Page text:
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Friday, September 20, 2019
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Home News Mild temperatures and high winds causing minor headaches for oil and gas...

Mild temperatures and high winds causing minor headaches for oil and gas industry

FORT ST. JOHN, B.C. – Though it was just last week that cold temperatures and icy wind chills were felt across the Peace Region, this week is seeing an entirely different weather pattern.

Environment Canada Meteorologist Alyssa Charbonneau says that the warm temperatures are being causing by a flow of warm, moist weather that has been blowing off the Pacific from the Gulf of Alaska. While not unheard, Charbonneau says that these warm weather flows are unseasonal, and have driven temperatures across the Peace Region above the freezing mark. The flow is also responsible for the windy conditions across the Region, which is caused by the warm air forcing its way downhill from the Rocky Mountains. Though the main highways across the Peace are in decent shape, side roads across the region aren’t faring very well.

School buses in the Dawson Creek area were cancelled this morning due to wind blown snow drifts covering many side roads in the South Peace. The warm, wind-blown snow is also having an impact on many industrial roads serving the oil and gas industry. Energy Services of BC Executive Director Art Jarvis says that the back roads that depend on a snow pack during the winter can rapidly deteriorate. Jarvis says that the warm weather causes the snow to compact and become a slushy, slippery mess, similar to road conditions that created chaos in Vancouver for the better part of the last month.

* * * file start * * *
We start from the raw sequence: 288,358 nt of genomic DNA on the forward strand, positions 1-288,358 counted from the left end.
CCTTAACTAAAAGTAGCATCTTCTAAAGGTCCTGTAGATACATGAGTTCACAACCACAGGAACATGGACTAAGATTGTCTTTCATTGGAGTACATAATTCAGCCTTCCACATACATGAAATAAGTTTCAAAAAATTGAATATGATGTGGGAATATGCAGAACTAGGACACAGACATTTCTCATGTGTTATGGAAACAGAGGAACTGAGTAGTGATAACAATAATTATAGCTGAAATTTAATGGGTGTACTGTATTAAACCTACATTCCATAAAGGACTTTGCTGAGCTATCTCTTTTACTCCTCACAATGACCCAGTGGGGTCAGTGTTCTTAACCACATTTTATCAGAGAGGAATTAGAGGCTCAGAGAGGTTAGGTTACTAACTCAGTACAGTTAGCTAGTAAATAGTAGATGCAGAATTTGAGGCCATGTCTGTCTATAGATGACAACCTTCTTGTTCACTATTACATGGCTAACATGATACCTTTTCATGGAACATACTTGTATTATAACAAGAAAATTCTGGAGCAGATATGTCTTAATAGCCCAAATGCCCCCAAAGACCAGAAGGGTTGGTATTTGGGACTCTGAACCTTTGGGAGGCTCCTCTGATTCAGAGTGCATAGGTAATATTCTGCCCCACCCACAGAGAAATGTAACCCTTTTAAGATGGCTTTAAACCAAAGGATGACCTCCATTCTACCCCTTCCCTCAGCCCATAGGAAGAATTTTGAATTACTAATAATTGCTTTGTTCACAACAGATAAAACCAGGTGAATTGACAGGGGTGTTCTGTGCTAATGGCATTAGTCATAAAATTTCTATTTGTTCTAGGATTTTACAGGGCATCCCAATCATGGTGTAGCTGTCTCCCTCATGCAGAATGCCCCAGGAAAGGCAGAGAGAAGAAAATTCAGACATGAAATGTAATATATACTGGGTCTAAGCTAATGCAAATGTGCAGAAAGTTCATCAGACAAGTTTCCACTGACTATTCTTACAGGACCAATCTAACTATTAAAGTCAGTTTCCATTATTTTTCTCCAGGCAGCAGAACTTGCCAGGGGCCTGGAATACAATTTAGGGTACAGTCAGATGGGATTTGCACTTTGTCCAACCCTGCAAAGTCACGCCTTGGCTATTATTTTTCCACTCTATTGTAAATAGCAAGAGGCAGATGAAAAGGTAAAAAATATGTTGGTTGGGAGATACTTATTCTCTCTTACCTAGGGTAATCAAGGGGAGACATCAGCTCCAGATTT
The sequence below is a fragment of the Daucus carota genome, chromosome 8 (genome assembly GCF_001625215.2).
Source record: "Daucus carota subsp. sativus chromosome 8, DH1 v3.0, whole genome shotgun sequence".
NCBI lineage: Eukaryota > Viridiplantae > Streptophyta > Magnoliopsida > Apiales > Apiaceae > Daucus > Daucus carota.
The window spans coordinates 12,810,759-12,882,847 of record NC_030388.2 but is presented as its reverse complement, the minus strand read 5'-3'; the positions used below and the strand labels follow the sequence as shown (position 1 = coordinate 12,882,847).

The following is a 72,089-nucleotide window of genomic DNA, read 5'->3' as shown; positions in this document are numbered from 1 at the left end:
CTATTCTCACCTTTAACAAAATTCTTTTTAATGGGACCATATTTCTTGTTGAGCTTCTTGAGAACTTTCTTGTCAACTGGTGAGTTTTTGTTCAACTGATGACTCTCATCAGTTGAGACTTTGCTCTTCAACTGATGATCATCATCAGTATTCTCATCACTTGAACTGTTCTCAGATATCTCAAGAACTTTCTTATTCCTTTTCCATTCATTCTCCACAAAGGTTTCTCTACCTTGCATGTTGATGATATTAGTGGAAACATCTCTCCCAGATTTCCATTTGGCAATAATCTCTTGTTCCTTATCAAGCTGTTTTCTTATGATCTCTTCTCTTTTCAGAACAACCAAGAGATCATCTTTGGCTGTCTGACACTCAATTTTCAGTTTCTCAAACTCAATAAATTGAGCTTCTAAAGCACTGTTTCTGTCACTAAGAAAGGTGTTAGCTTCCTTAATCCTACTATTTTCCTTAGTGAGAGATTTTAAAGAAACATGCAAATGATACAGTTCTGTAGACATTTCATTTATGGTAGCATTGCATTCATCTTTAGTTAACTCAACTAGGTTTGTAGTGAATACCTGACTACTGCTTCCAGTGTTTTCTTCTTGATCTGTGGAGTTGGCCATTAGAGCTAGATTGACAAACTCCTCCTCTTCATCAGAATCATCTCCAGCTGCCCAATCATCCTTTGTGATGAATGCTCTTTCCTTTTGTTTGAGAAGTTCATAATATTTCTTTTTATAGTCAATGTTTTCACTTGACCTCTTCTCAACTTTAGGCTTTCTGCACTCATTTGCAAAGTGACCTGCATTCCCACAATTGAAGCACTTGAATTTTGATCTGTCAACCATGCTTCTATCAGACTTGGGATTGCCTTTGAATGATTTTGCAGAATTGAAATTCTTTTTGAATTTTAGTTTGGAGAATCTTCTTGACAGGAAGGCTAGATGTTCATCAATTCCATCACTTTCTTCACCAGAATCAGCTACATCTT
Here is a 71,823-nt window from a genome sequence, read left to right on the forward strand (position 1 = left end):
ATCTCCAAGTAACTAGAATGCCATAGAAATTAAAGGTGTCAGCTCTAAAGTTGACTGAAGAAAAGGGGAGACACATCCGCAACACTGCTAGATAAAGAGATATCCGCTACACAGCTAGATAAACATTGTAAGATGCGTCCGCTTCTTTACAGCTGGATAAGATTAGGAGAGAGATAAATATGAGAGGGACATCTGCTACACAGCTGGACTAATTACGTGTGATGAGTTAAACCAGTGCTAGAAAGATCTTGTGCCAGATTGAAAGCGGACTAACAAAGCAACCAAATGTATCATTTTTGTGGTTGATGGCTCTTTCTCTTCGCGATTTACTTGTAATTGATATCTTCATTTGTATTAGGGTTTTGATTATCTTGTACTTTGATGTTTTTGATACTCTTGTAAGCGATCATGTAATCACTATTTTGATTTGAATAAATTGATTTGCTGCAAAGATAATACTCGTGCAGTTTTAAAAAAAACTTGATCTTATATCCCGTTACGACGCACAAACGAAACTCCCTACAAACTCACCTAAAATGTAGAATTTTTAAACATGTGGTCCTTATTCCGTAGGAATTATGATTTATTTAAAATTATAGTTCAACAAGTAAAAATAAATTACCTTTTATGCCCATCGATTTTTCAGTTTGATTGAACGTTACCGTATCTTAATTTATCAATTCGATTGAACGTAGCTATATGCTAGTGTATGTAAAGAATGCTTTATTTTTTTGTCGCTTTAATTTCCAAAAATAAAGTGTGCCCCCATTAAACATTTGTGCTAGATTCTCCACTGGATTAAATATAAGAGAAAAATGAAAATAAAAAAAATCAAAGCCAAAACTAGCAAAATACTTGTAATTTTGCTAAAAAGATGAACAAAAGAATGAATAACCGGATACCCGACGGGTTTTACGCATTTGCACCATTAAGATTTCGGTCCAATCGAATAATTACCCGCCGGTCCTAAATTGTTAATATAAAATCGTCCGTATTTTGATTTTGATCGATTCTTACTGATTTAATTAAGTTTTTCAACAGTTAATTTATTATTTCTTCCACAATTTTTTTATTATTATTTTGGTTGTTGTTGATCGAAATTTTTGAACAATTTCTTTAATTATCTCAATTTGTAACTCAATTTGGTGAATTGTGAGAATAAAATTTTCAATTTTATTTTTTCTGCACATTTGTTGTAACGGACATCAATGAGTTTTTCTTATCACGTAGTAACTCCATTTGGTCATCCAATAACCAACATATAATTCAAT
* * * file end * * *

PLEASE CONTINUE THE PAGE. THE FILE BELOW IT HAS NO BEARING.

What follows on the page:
Jarvis says that small warm spells aren’t of any major concern in the short term for job sites themselves, but that the wind is proving to be more of an issue. Jarvis says that work on service rigs in particular has been halted on several occasions in the past few days, since companies have deemed it unsafe to be working in derricks in the high winds. He added that other companies are facing problems due to power outages caused by the high winds. Jarvis says that a number of well sites are using power from the BC Hydro grid, which has been experiencing intermittent outages across the region in recent days.

When it comes to the weather pattern changing, Charbonneau says that the short term forecast is calling for the warm, windy weather to continue until Thursday or Friday, when we’ll see a return to a more seasonal weather pattern, along with some snow.

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